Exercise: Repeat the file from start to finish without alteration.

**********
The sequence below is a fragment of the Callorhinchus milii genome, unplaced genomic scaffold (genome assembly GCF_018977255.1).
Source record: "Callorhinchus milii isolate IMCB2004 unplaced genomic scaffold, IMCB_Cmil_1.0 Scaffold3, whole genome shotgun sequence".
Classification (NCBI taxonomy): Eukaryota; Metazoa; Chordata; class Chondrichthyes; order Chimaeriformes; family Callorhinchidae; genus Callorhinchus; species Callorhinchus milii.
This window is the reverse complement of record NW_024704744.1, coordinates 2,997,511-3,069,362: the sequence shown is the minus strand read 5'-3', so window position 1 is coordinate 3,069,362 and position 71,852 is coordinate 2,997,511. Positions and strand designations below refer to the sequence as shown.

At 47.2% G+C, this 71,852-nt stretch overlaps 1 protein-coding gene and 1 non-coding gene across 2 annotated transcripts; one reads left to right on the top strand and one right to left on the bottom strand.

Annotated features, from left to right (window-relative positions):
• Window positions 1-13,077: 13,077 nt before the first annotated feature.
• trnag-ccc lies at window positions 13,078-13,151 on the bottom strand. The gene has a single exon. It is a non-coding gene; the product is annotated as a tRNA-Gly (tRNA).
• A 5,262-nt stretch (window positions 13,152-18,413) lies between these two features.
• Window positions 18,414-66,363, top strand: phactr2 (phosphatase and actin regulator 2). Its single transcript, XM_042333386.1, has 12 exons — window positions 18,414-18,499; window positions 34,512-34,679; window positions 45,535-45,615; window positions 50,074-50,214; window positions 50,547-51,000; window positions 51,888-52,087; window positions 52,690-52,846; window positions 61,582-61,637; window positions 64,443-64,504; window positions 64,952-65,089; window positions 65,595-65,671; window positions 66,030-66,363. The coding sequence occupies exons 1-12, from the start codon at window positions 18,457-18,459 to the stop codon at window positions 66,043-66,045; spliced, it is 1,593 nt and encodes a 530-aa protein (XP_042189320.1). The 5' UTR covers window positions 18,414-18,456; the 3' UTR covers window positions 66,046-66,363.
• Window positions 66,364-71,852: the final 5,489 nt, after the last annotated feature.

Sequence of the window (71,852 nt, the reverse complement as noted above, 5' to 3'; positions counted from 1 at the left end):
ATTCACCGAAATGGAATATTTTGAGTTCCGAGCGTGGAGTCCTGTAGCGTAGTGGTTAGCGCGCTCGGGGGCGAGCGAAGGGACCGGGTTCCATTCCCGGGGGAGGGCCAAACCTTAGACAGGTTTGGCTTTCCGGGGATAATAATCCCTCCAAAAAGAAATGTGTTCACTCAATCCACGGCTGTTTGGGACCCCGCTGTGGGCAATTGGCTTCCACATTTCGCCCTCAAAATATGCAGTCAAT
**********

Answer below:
The sequence below is a fragment of the Callorhinchus milii genome, unplaced genomic scaffold (genome assembly GCF_018977255.1).
Source record: "Callorhinchus milii isolate IMCB2004 unplaced genomic scaffold, IMCB_Cmil_1.0 Scaffold3, whole genome shotgun sequence".
Classification (NCBI taxonomy): Eukaryota; Metazoa; Chordata; class Chondrichthyes; order Chimaeriformes; family Callorhinchidae; genus Callorhinchus; species Callorhinchus milii.
This window is the reverse complement of record NW_024704744.1, coordinates 2,997,511-3,069,362: the sequence shown is the minus strand read 5'-3', so window position 1 is coordinate 3,069,362 and position 71,852 is coordinate 2,997,511. Positions and strand designations below refer to the sequence as shown.

At 47.2% G+C, this 71,852-nt stretch overlaps 1 protein-coding gene and 1 non-coding gene across 2 annotated transcripts; one reads left to right on the top strand and one right to left on the bottom strand.

Annotated features, from left to right (window-relative positions):
• Window positions 1-13,077: 13,077 nt before the first annotated feature.
• trnag-ccc lies at window positions 13,078-13,151 on the bottom strand. The gene has a single exon. It is a non-coding gene; the product is annotated as a tRNA-Gly (tRNA).
• A 5,262-nt stretch (window positions 13,152-18,413) lies between these two features.
• Window positions 18,414-66,363, top strand: phactr2 (phosphatase and actin regulator 2). Its single transcript, XM_042333386.1, has 12 exons — window positions 18,414-18,499; window positions 34,512-34,679; window positions 45,535-45,615; window positions 50,074-50,214; window positions 50,547-51,000; window positions 51,888-52,087; window positions 52,690-52,846; window positions 61,582-61,637; window positions 64,443-64,504; window positions 64,952-65,089; window positions 65,595-65,671; window positions 66,030-66,363. The coding sequence occupies exons 1-12, from the start codon at window positions 18,457-18,459 to the stop codon at window positions 66,043-66,045; spliced, it is 1,593 nt and encodes a 530-aa protein (XP_042189320.1). The 5' UTR covers window positions 18,414-18,456; the 3' UTR covers window positions 66,046-66,363.
• Window positions 66,364-71,852: the final 5,489 nt, after the last annotated feature.

Sequence of the window (71,852 nt, the reverse complement as noted above, 5' to 3'; positions counted from 1 at the left end):
ATTCACCGAAATGGAATATTTTGAGTTCCGAGCGTGGAGTCCTGTAGCGTAGTGGTTAGCGCGCTCGGGGGCGAGCGAAGGGACCGGGTTCCATTCCCGGGGGAGGGCCAAACCTTAGACAGGTTTGGCTTTCCGGGGATAATAATCCCTCCAAAAAGAAATGTGTTCACTCAATCCACGGCTGTTTGGGACCCCGCTGTGGGCAATTGGCTTCCACATTTCGCCCTCAAAATATGCAGTCAAT